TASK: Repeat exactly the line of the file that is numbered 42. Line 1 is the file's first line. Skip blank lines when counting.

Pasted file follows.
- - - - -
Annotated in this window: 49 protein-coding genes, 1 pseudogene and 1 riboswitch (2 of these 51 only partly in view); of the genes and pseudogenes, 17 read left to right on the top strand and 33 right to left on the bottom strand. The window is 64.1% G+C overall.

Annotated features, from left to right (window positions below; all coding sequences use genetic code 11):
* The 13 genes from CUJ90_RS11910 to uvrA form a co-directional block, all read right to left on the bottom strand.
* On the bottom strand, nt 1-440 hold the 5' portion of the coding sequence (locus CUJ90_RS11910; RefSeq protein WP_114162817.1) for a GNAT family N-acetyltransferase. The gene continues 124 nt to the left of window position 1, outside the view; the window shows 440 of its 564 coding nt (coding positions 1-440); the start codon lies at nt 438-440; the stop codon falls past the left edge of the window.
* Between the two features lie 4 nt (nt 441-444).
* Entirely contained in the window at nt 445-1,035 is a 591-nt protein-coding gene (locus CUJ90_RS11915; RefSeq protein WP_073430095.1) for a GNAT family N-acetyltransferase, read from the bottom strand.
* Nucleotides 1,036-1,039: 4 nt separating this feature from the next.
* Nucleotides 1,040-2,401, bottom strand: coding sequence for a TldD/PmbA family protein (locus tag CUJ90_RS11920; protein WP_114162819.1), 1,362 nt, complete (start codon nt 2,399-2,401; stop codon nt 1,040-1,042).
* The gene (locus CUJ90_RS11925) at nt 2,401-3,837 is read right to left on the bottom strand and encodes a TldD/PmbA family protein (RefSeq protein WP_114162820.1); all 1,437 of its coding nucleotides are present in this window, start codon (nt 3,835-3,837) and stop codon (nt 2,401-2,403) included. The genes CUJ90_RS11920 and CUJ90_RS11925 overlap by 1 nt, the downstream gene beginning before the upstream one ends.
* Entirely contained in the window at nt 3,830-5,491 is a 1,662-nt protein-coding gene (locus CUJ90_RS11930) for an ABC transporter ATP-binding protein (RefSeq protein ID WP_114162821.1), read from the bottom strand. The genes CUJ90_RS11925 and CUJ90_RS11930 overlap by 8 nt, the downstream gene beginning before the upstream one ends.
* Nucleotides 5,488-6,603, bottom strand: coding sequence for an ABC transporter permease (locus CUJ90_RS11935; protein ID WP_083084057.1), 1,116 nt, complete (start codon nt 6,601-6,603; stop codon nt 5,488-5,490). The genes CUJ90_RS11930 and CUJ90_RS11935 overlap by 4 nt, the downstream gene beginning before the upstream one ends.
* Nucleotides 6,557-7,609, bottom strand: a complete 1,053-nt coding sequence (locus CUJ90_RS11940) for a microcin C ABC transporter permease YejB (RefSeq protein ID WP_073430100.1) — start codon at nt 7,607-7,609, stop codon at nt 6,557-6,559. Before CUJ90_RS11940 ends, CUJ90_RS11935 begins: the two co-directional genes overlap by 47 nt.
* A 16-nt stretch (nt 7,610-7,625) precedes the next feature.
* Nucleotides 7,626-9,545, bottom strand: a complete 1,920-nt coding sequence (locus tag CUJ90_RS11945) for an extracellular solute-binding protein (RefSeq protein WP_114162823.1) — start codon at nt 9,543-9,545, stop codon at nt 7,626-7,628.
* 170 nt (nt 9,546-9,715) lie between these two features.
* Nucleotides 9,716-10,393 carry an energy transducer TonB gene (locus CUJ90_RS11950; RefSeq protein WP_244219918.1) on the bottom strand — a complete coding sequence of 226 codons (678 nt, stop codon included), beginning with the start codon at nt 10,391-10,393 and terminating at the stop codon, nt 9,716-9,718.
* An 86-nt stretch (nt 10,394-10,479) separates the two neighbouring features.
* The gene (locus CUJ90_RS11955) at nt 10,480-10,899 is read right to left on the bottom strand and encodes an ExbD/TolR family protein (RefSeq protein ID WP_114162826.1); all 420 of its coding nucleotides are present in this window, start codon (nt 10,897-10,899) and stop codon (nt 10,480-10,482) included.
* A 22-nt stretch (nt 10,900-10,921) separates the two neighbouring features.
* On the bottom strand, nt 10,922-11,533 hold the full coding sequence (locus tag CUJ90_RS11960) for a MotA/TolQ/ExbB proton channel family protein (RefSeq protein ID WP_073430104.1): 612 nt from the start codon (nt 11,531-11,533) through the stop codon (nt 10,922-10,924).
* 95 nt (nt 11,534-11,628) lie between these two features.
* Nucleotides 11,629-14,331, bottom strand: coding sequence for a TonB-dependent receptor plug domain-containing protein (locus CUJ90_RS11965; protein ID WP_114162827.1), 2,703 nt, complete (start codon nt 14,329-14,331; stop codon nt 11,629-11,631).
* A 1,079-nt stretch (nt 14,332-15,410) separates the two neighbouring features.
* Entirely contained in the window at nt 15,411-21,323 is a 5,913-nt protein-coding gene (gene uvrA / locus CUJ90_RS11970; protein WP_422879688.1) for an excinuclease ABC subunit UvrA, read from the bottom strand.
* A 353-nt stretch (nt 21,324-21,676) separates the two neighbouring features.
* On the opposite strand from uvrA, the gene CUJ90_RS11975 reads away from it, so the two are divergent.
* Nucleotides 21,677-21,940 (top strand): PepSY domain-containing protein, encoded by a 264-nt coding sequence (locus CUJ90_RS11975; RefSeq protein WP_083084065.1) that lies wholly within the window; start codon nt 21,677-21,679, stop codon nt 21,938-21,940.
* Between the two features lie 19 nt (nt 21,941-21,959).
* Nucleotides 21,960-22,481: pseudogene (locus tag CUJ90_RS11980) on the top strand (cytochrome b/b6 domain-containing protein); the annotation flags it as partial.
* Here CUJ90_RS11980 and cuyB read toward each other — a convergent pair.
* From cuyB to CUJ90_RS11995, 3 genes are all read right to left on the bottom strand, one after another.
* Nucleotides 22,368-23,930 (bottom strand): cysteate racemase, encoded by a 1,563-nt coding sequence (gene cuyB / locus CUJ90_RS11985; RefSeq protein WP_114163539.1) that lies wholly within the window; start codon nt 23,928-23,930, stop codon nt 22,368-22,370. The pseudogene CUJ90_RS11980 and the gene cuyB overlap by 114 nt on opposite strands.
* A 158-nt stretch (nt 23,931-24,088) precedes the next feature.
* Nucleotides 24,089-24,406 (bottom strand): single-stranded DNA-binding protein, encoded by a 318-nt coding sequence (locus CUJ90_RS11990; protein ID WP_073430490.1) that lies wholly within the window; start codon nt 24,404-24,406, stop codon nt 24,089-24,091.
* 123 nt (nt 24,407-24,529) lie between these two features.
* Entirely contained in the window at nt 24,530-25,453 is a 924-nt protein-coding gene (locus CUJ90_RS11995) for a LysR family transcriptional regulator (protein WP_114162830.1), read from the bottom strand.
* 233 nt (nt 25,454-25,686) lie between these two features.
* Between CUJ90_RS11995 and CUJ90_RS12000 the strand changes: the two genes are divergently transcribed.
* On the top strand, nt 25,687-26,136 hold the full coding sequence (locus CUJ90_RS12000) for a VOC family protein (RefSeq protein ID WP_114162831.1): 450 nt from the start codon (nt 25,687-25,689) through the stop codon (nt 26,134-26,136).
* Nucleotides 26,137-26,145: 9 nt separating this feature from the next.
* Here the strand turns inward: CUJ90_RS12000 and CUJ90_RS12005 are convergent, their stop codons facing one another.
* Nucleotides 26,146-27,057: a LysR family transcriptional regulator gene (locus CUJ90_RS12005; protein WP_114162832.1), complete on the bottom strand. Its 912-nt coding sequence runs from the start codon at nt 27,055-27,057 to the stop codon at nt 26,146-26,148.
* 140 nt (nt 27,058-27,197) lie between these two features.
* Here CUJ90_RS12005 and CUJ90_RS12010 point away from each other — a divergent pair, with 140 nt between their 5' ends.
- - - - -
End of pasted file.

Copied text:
* Nucleotides 26,146-27,057: a LysR family transcriptional regulator gene (locus CUJ90_RS12005; protein WP_114162832.1), complete on the bottom strand. Its 912-nt coding sequence runs from the start codon at nt 27,055-27,057 to the stop codon at nt 26,146-26,148.